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Oxidative Medicine and Cellular Longevity
Volume 2015 (2015), Article ID 732596, 15 pages
Review Article

Nrf2 Signaling and the Slowed Aging Phenotype: Evidence from Long-Lived Models

Department of Health and Exercise Science, Colorado State University, 220 Moby B Complex, Fort Collins, CO 80523-1582, USA

Received 8 April 2015; Revised 28 May 2015; Accepted 4 June 2015

Academic Editor: Claudio Cabello-Verrugio

Copyright © 2015 Danielle R. Bruns et al. This is an open access article distributed under the Creative Commons Attribution License, which permits unrestricted use, distribution, and reproduction in any medium, provided the original work is properly cited.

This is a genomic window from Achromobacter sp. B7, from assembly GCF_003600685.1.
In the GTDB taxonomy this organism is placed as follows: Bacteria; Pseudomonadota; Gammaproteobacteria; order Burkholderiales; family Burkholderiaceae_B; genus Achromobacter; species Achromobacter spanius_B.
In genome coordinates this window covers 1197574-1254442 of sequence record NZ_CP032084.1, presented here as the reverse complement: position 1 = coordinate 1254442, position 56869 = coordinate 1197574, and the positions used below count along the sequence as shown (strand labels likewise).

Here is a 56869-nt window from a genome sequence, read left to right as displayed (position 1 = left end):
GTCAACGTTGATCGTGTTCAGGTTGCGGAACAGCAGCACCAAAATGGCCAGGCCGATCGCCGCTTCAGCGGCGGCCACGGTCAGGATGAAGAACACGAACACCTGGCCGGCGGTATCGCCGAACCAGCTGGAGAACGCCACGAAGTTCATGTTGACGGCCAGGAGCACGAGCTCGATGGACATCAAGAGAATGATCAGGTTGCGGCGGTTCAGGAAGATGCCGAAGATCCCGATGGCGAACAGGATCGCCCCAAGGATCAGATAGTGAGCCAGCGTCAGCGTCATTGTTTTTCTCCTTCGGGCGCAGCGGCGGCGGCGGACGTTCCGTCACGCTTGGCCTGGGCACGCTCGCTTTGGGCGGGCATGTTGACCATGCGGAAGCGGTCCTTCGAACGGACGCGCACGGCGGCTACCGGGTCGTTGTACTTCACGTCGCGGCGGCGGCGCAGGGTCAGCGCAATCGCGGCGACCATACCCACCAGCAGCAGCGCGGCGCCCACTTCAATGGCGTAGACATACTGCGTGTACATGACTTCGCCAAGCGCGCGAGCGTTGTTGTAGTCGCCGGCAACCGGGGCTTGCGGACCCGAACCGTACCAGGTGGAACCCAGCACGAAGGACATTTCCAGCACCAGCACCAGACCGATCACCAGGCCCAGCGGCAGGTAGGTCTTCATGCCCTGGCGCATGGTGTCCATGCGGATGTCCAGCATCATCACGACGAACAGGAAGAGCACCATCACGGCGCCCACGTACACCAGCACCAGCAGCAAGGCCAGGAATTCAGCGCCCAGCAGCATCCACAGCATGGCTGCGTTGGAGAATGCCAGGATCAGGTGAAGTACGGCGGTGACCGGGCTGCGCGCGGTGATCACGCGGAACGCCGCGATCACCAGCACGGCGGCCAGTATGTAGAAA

Studying long-lived animals provides novel insight into shared characteristics of aging and represents a unique model to elucidate approaches to prevent chronic disease. Oxidant stress underlies many chronic diseases and resistance to stress is a potential mechanism governing slowed aging. The transcription factor nuclear factor (erythroid-derived 2)-like 2 is the “master regulator” of cellular antioxidant defenses. Nrf2 is upregulated by some longevity promoting interventions and may play a role in regulating species longevity. However, Nrf2 expression and activity in long-lived models have not been well described. Here, we review evidence for altered Nrf2 signaling in a variety of slowed aging models that accomplish lifespan extension via pharmacological, nutritional, evolutionary, genetic, and presumably epigenetic means.